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How did the New Testament writers view Jesus' title of "Son of God". What did the early church believes about what it means?

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"Messiah" ("Christ" in Greek) is a Hebrew word that essentially means the anointed one. Prior to the crucifixion, the expectation of both Jews and Christians was that a man would arise who would be reminiscent of David, whom Samuel anointed to be king. The Messiah would deliver Israel from oppression and lead her as their king.

The NT authors and the early church saw Jesus as the Messiah; He was the deliverer from spiritual oppression, and the king of a spiritual kingdom. He would some day deliver them from physical oppression, and rule a physical kingdom.

"Son of God" essentially meant God's image bearer. The idea of a "son" in the first century was different than it is today. The term "Son of God" did not so much signify that Jesus was born, or that He had a beginning, or that He was somehow inferior to the Father, but rather that He came from God and bore His image. (cf)

Are the two synonymous?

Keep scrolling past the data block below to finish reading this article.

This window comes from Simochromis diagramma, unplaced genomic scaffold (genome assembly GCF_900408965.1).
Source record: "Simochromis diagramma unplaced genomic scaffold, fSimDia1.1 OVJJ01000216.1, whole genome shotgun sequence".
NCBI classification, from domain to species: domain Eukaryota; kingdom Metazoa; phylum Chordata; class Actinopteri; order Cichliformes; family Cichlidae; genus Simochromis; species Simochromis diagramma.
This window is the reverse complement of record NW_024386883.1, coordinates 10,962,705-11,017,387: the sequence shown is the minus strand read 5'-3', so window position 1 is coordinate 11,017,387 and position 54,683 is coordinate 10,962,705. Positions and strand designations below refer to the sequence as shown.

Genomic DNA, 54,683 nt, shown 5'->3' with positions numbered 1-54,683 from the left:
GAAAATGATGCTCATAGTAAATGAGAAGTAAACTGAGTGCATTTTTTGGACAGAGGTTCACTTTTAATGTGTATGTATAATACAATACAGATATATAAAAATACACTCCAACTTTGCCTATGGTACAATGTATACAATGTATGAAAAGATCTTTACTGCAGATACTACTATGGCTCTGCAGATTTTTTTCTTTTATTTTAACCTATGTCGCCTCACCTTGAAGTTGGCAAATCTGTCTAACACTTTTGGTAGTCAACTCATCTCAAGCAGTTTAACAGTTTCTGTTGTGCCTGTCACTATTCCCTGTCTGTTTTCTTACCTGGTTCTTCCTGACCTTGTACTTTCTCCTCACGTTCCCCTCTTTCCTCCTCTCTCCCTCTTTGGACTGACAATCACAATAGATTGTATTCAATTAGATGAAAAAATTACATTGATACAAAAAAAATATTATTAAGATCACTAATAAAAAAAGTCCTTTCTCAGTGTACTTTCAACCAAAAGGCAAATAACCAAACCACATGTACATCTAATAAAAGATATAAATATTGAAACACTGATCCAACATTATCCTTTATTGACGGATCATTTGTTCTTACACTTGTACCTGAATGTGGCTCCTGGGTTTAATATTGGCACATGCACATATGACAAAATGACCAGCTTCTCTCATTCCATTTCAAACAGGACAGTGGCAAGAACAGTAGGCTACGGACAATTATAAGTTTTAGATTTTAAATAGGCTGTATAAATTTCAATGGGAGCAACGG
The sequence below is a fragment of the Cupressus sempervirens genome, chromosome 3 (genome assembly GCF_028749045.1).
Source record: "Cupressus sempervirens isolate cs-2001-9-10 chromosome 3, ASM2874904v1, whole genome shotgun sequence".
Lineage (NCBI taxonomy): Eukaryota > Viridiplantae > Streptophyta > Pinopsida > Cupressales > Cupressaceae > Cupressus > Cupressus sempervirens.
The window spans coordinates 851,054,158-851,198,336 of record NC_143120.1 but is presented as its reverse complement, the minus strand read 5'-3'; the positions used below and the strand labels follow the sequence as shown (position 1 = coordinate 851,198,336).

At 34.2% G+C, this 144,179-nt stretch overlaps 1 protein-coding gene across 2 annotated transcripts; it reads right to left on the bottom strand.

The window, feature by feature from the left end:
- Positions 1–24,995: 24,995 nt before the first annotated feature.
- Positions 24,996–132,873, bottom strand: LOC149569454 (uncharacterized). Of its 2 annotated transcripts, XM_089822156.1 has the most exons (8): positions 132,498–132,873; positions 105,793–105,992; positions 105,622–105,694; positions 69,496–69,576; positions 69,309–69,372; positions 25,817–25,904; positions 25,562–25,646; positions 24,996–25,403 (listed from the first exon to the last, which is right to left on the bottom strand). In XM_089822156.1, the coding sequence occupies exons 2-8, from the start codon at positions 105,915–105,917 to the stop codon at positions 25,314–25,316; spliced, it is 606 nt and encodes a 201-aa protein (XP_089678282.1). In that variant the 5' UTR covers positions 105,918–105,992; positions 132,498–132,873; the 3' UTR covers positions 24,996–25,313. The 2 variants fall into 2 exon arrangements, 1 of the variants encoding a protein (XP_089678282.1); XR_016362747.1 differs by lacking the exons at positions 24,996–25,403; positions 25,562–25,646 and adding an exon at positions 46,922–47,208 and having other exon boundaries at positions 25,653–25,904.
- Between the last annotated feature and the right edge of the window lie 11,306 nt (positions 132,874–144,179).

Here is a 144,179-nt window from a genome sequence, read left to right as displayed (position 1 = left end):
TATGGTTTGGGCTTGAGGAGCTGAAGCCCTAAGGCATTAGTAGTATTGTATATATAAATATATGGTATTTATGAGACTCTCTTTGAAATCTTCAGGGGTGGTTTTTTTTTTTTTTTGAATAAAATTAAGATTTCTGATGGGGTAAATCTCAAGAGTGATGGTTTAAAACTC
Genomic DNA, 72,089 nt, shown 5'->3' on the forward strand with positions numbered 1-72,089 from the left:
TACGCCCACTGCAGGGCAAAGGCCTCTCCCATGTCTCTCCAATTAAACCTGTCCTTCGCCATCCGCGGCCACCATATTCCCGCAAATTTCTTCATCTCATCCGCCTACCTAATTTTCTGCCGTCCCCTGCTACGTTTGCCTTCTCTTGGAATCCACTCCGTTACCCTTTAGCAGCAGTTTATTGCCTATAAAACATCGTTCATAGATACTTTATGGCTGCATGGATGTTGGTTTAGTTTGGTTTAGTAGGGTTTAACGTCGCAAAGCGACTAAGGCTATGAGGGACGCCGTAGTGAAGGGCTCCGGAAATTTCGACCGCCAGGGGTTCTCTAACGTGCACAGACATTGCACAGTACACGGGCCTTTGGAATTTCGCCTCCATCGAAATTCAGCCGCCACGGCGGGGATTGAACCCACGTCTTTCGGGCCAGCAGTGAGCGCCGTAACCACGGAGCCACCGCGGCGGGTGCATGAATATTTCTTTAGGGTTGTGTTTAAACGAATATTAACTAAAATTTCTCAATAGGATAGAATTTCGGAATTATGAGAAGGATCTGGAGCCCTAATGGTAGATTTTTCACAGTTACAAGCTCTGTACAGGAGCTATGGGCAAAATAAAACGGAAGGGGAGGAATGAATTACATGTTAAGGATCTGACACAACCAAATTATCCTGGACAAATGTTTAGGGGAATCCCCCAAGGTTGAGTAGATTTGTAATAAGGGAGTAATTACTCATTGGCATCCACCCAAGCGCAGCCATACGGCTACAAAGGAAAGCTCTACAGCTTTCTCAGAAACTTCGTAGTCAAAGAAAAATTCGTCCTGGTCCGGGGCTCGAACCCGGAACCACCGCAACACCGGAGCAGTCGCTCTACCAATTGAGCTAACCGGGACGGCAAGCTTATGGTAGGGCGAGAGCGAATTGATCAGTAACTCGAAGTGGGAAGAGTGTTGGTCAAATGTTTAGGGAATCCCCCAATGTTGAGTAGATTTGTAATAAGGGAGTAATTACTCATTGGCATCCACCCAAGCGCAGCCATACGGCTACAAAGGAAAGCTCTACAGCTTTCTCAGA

Yes and no. They signify different things by definition, but in the Person of Christ they were seen as equally valid and important titles, and are often treated as if they were synonymous. Here is a brief sampling of places where we see this:

Demons also were coming out of many, shouting, “You are the Son of God!” But rebuking them, He would not allow them to speak, because they knew Him to be the Christ. -Luke 4:41

She said to Him, “Yes, Lord; I have believed that You are the Christ, the Son of God, even He who comes into the world.” -John 11:27

But Jesus kept silent. And the high priest said to Him, “I adjure You by the living God, that You tell us whether You are the Christ, the Son of God.” -Matthew 26:63

Therefore many other signs Jesus also performed in the presence of the disciples, which are not written in this book; but these have been written so that you may believe that Jesus is the Christ, the Son of God -John 20:30-31

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